Understanding NSF Certifications

October 17, 2018

Lead is a serious problem when it comes to drinking water. It impairs mental development in children and causes a range of health problems. That’s why Congress passed laws requiring lead-free plumbing components -- enter NSF certifications.

Lead in drinking water

Alloyed with other metals such as brass and copper, lead improves cast-ability and machineability. It also enhances the ability of a metal to handle thermal and mechanical shocks. Unfortunately, though, it leaches out into water flowing through or over parts containing lead. This happens faster when the water is hot or acidic, but it’s still an issue with cold water.


Congress passed the Safe Drinking Water Act in 1974 to regulate and restrict the substances in drinking water. In 1986, it was amended and reauthorized, requiring that components used in potable water systems be lead-free. At that time, “lead-free” meant less than 8 percent lead.

In 2014, the Reduction of Lead in Drinking Water Act took effect. This introduced a limit of 0.25 percent lead in “lead-free” plumbing components. However, components that will not come into contact with drinking water are exempt from this requirement.

Implications for contractors and the plumbing industry

The RLDWA means you must not use any components using more than 0.25 percent lead in any system that handles drinking water. However, it’s acceptable to use lead-containing components in other systems: heating, waste water, and toilet-flushing systems can all use components made partly from lead. The same goes for steam and gas-service systems.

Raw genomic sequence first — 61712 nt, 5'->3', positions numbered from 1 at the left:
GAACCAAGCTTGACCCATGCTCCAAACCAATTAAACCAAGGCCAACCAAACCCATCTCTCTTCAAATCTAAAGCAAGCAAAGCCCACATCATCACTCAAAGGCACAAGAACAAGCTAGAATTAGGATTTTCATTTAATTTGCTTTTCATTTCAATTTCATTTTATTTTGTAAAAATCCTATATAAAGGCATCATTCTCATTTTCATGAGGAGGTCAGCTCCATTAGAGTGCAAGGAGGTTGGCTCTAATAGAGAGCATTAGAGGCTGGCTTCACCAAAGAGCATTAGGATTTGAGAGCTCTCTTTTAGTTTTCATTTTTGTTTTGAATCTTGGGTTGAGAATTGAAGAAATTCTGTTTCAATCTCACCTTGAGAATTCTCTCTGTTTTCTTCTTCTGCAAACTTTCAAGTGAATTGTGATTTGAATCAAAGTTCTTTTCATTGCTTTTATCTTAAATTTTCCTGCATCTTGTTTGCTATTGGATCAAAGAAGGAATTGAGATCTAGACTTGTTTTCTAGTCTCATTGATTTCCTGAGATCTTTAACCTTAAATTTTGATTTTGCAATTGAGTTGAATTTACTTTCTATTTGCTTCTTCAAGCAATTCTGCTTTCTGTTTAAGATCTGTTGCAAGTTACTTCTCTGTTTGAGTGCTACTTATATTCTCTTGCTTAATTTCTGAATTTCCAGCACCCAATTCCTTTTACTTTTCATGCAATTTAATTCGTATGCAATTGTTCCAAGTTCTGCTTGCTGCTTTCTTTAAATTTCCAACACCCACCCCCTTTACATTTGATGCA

This raises two questions:

  1. What special considerations are needed for lead-free components when designing a plumbing system?
  2. How do you recognize when a component is lead-free?

Design considerations

Lead-free components need particular care regarding alignment and temperature changes. Follow the old design methods and you risk cracking. The simplest fix or workaround is just to avoid close-coupling components. Put as much distance between each one as possible.

Recognizing when a component is lead-free

The National Sanitation Foundation operates a certification scheme. There are two standards that plumbers need to know about: NSF 61 and NSF 372.

NSF 61 addresses a range of materials used in plumbing components, not just lead. Certification to this standard shows that a component is unlikely to put any metal into the water.

NSF 372, which came into effect in October 2013, applies specifically to lead. Being certified to this standard verifies that a component incorporates less than 0.25 percent lead.

Plumbing components sold for use in drinking water systems must be certified to one of these standards and will carry appropriate markings.

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